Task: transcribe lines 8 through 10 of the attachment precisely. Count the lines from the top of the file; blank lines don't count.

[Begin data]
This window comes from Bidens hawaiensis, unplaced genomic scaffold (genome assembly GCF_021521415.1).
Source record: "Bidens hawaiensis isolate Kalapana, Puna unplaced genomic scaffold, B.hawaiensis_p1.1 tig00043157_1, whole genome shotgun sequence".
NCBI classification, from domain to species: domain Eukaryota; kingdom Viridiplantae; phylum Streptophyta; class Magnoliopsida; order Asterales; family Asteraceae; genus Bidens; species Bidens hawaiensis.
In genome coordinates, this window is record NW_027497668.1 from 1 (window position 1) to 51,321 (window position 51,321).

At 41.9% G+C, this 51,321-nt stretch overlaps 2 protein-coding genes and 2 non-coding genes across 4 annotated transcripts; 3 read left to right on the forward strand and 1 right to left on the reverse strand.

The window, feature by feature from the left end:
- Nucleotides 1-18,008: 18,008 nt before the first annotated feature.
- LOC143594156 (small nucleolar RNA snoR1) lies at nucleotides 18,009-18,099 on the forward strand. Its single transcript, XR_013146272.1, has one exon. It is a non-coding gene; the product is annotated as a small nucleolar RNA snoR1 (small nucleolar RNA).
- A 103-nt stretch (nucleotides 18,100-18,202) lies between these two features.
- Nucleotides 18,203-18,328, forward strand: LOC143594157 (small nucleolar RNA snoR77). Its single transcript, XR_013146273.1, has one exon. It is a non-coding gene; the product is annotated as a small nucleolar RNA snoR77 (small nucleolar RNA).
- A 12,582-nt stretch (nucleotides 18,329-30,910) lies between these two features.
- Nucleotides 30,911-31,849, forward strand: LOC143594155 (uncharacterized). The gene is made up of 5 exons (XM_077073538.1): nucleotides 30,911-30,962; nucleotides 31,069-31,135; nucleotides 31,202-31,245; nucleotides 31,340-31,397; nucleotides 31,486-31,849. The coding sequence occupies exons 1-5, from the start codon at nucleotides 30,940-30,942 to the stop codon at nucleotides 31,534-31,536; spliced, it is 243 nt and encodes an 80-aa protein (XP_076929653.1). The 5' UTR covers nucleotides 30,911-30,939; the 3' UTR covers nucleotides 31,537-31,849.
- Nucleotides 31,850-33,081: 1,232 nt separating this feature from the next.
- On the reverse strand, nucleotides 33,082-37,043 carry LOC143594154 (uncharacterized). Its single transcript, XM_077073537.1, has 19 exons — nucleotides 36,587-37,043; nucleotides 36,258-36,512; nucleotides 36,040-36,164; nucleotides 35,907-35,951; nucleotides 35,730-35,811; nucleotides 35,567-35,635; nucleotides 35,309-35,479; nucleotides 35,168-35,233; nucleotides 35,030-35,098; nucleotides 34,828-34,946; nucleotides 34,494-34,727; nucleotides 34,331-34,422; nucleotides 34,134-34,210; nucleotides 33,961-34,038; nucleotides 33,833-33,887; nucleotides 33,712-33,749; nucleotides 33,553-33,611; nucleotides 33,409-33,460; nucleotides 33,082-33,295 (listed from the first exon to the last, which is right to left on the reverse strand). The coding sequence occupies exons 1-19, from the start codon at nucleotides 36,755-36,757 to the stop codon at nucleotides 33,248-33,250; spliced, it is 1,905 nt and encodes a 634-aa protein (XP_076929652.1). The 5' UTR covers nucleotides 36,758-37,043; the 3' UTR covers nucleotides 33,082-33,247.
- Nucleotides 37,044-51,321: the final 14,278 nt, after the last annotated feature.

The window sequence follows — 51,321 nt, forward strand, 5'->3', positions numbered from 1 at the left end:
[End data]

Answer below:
- LOC143594156 (small nucleolar RNA snoR1) lies at nucleotides 18,009-18,099 on the forward strand. Its single transcript, XR_013146272.1, has one exon. It is a non-coding gene; the product is annotated as a small nucleolar RNA snoR1 (small nucleolar RNA).
- A 103-nt stretch (nucleotides 18,100-18,202) lies between these two features.
- Nucleotides 18,203-18,328, forward strand: LOC143594157 (small nucleolar RNA snoR77). Its single transcript, XR_013146273.1, has one exon. It is a non-coding gene; the product is annotated as a small nucleolar RNA snoR77 (small nucleolar RNA).